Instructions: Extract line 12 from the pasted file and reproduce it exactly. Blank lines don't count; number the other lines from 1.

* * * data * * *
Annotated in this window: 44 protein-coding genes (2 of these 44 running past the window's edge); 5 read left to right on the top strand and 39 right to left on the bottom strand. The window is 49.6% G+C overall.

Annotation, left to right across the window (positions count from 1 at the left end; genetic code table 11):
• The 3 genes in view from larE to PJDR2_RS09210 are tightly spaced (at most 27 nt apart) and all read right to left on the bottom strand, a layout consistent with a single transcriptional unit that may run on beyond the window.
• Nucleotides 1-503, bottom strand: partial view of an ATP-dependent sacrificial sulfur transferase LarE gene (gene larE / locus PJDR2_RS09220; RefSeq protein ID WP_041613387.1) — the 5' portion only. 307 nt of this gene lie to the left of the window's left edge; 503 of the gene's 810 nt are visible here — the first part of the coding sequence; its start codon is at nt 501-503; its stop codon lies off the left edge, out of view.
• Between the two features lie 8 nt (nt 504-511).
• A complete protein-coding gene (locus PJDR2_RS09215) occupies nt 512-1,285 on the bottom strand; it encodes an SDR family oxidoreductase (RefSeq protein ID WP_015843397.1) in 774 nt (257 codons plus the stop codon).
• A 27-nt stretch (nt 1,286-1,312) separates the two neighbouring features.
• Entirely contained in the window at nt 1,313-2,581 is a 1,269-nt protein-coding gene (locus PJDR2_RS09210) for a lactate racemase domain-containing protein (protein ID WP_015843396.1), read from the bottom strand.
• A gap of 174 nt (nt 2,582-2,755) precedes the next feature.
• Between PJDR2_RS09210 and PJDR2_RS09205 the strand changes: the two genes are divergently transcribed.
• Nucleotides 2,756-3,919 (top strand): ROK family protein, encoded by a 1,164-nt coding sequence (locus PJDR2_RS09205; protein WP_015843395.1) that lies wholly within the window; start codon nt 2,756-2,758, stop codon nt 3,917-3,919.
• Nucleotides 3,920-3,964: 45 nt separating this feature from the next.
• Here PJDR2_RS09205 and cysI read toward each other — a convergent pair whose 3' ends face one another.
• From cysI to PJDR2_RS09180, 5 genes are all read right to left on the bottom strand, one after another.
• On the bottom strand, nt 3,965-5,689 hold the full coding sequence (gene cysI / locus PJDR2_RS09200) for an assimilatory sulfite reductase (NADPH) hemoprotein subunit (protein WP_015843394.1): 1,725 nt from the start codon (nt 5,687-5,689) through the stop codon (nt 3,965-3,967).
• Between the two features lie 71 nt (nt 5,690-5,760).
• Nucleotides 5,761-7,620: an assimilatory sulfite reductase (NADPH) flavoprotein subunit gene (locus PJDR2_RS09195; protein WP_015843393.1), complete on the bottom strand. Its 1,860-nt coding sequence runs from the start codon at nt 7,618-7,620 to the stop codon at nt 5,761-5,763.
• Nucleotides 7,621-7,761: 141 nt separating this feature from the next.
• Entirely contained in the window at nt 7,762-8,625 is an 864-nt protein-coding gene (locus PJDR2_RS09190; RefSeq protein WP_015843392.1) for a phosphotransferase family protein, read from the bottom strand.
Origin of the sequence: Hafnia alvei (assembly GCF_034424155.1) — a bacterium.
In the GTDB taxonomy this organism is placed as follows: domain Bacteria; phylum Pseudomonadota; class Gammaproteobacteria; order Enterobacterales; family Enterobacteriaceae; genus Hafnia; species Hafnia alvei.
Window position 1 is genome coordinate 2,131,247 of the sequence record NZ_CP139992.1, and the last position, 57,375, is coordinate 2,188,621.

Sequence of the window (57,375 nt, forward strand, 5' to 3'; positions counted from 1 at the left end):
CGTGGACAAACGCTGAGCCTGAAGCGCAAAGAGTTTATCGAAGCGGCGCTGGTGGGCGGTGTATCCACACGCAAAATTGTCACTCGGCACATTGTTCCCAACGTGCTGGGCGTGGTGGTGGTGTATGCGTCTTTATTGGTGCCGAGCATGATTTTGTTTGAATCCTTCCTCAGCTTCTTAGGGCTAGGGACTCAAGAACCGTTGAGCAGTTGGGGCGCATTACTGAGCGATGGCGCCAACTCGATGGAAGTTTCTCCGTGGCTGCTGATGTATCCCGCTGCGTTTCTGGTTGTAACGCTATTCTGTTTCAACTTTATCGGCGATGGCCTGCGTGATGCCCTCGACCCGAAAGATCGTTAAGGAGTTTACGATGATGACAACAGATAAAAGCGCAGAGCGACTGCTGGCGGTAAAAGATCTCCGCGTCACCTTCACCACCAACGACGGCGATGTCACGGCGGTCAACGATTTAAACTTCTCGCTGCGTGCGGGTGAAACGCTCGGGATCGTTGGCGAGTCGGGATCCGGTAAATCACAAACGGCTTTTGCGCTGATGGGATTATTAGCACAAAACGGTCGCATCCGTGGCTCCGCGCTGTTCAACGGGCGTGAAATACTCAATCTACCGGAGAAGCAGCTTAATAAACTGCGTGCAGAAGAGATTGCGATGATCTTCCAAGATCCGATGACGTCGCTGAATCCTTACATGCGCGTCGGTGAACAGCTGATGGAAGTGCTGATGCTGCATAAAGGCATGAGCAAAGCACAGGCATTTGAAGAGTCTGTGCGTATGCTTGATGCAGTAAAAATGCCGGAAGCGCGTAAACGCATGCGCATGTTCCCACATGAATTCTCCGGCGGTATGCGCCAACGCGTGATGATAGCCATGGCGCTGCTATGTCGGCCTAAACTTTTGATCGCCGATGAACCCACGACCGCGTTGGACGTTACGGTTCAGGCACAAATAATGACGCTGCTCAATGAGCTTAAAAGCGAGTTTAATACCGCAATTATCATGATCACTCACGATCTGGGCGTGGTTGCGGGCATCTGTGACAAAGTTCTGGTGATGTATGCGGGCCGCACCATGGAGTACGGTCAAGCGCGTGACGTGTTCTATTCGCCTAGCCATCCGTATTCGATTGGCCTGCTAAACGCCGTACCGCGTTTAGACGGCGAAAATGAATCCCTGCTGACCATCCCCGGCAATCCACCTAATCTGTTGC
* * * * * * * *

• Nucleotides 3,920-3,964: 45 nt separating this feature from the next.